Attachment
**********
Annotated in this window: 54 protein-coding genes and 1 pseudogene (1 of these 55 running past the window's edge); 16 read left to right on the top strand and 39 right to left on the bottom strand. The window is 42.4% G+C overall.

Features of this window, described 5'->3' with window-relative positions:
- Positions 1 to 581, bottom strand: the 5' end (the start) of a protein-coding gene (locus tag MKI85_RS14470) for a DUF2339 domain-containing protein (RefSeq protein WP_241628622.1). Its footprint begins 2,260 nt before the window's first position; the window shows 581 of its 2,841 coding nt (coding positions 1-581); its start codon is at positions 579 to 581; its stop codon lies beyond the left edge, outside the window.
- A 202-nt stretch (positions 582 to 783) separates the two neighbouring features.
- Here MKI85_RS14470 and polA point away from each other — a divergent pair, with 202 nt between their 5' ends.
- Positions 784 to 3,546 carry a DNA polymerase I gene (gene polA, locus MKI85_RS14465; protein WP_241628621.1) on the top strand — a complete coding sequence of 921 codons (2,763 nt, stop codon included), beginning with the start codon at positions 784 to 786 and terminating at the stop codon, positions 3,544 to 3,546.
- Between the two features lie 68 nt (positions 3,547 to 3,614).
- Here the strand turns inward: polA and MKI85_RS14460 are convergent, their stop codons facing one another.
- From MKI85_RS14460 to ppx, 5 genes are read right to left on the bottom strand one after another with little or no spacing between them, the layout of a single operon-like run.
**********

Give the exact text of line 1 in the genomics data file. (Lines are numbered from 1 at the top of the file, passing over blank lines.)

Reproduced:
Annotated in this window: 54 protein-coding genes and 1 pseudogene (1 of these 55 running past the window's edge); 16 read left to right on the top strand and 39 right to left on the bottom strand. The window is 42.4% G+C overall.